228 episodes

Every week on This Had Oscar Buzz, film and entertainment writers Joe Reid and Chris Feil are going to be talking about a different movie that once upon a time had big-time Academy Award aspirations, and for one reason or another, it all went wrong.

This Had Oscar Buzz Joe and Chris

    • TV & Film
    • 4.8 • 913 Ratings

Every week on This Had Oscar Buzz, film and entertainment writers Joe Reid and Chris Feil are going to be talking about a different movie that once upon a time had big-time Academy Award aspirations, and for one reason or another, it all went wrong.

    207 – Life Itself (with Billy Ray Brewton)

    207 – Life Itself (with Billy Ray Brewton)

    We don’t know if we’re equipped to episode this much, but here we are. A bomb so fiery, we brought host of The Incinerator podcast host Billy Ray Brewton to help us unpack it all: 2018′s Life Itself. From This Is Us’ Dan Fogelman, the film assembles a large ensemble including Oscar Isaac, Olivia Wilde, Olivia Cooke, and Antonio Banderas to tell a tale of big emotions, intergenerational heartache, and unreliable narrators. The film arrived as a TIFF gala with big weepy expectations, and like a rogue MTA bus right out of the film, critics brought on a brutal and well-earned drubbing.





    After partnering with other distributors for previous releases, this film was Amazon’s widest solo release and quickly became as big of a bomb for audiences as it was for critics. This episode, we unpack what makes it such a mess and how Amazon succeeded that year with Cold War instead. We also talk about the umpteen versions of “Make You Feel My Love,” This is Us’ Emmy flub this season, and Amazon’s purchase of United Artists.





    Topics also include Annette Bening “I don’t know her”-ing Natalie Portman, Deuxmoi culture, and the Grammys of Soy Bomb and “Sonny Came Home”.

    Follow Us on Twitter!


    @Had_Oscar_Buzz


    Joe: @joereid


    Chris: @chrisvfeil


    Billy Ray: @billyraybrewton

    • 2 hr 8 min
    206 – Infamous

    206 – Infamous

    Before Bennett Miller’s Capote even arrived and made a steamroll Best Actor winner out of Philip Seymour Hoffman, there was an entire other Truman Capote biopic in the can. Charting the same portion of the legendary and controversial writer’s life as he wrote In Cold Blood, 2006′s Infamous cast Toby Jones as Capote along with a cast of more recognizable faces than the previous year’s version, including Sandra Bullock as Capote’s friend and confidante Harper Lee and new James Bond Daniel Craig. Despite Capote having played some of the very same film festivals, Infamous was welcomed into the fall festival season anyway. But this film’s emphasis on the high society gossip that was integral to the author’s persona wasn’t enough to distinguish this film from what came before, quickly dissolving from the season.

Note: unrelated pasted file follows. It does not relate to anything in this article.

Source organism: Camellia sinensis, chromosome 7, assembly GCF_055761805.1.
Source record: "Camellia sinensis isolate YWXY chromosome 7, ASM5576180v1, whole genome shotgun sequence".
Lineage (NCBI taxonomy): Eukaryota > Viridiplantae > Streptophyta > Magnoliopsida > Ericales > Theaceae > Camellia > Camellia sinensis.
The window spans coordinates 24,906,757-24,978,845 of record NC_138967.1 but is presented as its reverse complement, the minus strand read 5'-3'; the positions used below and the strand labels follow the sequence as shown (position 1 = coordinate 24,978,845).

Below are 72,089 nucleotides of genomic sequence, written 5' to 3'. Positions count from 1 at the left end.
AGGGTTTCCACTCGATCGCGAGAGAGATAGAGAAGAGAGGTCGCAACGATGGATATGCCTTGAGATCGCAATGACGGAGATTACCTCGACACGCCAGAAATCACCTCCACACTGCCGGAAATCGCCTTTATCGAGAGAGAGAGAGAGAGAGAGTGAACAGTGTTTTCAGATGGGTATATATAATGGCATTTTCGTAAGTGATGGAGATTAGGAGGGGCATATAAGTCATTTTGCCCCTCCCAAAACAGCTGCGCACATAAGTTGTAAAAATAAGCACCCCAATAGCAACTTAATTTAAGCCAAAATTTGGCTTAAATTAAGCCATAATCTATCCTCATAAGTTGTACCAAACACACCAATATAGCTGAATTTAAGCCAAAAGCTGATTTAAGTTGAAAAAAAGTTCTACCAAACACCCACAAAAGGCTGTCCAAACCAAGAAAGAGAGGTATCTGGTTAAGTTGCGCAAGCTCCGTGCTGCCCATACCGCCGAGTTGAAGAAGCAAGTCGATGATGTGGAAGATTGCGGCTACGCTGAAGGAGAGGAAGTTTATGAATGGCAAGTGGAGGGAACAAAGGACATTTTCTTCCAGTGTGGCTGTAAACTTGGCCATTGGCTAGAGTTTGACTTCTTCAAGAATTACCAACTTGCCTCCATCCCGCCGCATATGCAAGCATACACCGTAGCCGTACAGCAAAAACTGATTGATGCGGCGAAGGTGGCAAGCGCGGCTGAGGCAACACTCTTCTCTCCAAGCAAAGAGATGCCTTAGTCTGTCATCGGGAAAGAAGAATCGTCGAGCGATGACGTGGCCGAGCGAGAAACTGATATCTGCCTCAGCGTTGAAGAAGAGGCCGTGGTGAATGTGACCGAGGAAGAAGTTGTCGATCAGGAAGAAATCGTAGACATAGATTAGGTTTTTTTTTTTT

This episode, we unpack the unavoidable comparison’s between this biopic depiction and Miller’s film. We also have our first double Six Timers Club between Infamous supporting players Sigourney Weaver and Gwyneth Paltrow, and discuss Paltrow’s role as Not Peggy Lee, and Warner Independent’s other awards hopeful in 2006: For Your Consideration.

    Topics also include Raja’s Diana Vreeland Snatch Game performance, “James Blonde”, and Parker Posey in The Staircase.

    Follow Us on Twitter!


    @Had_Oscar_Buzz


    Joe: @joereid


    Chris: @chrisvfeil

    • 1 hr 30 min
    205 – The Four Feathers

    205 – The Four Feathers

    Long-time listeners of the podcast will recognize this week’s episode as one promised from the very beginning! In 2002, The Four Feathers arrived with major Oscar follow-up and star-on-the-rise pedigree. The film was Shekhar Kapur’s directorial follow-up to the Oscar anointed (and Cate Blanchett launching) Elizabeth, and starred three of the biggest young would-be megastars in its love triangle: Heath Ledger, Wes Bentley, and Kate Hudson. But on top of being one of many cinematic versions of A.E.W. Mason’s, the film bored critics and audiences when it world premiered as a TIFF gala, and fizzled entirely upon release a few weeks later.

    This week, we talk about its three headliners at critical points of their careers: Ledger being foisted onto traditional leading man roles, Hudson following her Almost Famous Oscar nomination, and Bentley trying to escape that floating plastic bag. We also talk about Kapur’s dual Elizabeth films, the film’s supporting male cast of recognizable faces, and the film’s apolitical stance post-9/11.

    Topics also include sideburns, the film’s brownface makeup, and Ledger’s final stretch of roles.

    Follow Us on Twitter!


    @Had_Oscar_Buzz


    Joe: @joereid


    Chris: @chrisvfeil